Trauma impacts a person’s ability to trust, cope and form healthy relationships. Part of being a trustworthy, trauma-informed lawyer includes modeling healthy relationships and boundary setting with clients and also with yourself! Most of us have had the unique experience of “working from home” during this summer. I have to wonder though, for how many of us did that experience turn into “living at work” rather than “working from home?”

Setting boundaries for you and your client while working from home means letting them know that you are only available between these certain times of day during these days of the week. It can mean having an uncomfortable conversation where you reinforce a boundary with a client. It can mean taking an extra ten or fifteen minutes for yourself at the end of the day to listen to music, or go for a walk, take a hot shower, or whatever works for you to transition from “being at work” to “being at home.”

Empowerment in a remote setting means providing a space where the client feels valued and validated. Empowerment by definition means: “the process of becoming stronger and more confident, especially in controlling one’s life and claiming one’s rights.” In working with domestic violence survivors, this understanding of empowerment is crucial.

As a former social worker, I like to tackle empowerment from a strengths-based approach … and you do not need to be working remotely to achieve this! You can do this every day. A strengths-based approach highlights the strengths, skills, and capacities of what a client does well, and then leverages their existing abilities as a means to help them resolve problems and deliver their own solutions. This does not mean that you ignore negative aspects, problems or perceived short-comings but this approach recognizes that we all have inherent strengths that we bring to the table.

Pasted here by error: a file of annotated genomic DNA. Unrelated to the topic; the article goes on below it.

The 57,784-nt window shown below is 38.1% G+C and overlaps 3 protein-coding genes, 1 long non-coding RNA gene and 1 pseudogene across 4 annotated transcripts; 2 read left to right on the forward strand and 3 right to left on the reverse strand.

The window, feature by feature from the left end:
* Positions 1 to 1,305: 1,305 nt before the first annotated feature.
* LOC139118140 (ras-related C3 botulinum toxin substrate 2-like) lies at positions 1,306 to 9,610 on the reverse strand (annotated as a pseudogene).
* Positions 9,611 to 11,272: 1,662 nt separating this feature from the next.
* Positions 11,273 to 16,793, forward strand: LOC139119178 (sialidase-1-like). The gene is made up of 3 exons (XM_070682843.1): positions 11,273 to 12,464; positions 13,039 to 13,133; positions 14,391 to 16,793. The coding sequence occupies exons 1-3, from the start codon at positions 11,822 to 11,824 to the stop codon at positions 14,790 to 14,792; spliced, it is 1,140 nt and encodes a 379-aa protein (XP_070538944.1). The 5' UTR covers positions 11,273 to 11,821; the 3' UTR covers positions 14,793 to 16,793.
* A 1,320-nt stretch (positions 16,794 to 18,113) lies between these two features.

As I said before, clients come to lawyers for help during some of the most difficult parts of their life. We can empower clients through taking the time to point out things they do well and skills they already possess. We can empower clients through taking the time to remind them of the existing supports they already have. The American Bar Association’s article “Establishing a Trauma Informed Lawyer-Client Relationship” states:

“Actively empower the client to exercise her agency by validating the client’s strengths and helping her develop decision-making and related life skills. These efforts counteract feelings of powerlessness caused by past traumas and can also provide a sense of mastery, which research shows is critical for healthy development post trauma.”

Thankfully, the topic of trauma-informed lawyering is becoming more and more prevalent throughout the legal profession. If you find yourself interested in learning more about trauma-informed approaches (and not just during the “Summer of COVID”) check out some of the resources listed below.

Be well, readers!


57685990694__9E5A3A0F-5DDB-4433-9793-2254EB418EDBName: Victoria Roden, MSW, ’21

Name of Fellowship: Family Violence Clinic Summer Fellowship Award

Placement: University at Buffalo Family Violence & Women’s Rights Clinic

Location: Buffalo, NY

One important lesson I have learned from this fellowship: “You learn and develop more confidence from diving into the work and learning from your mistakes than you do from holding yourself back trying to be perfect all the time.” 


Additional Resources on Trauma-Informed Lawyering:

Trauma-Informed Legal Advocacy (TILA) Project

Establishing a Trauma-Informed Lawyer-Client Relationship With Youth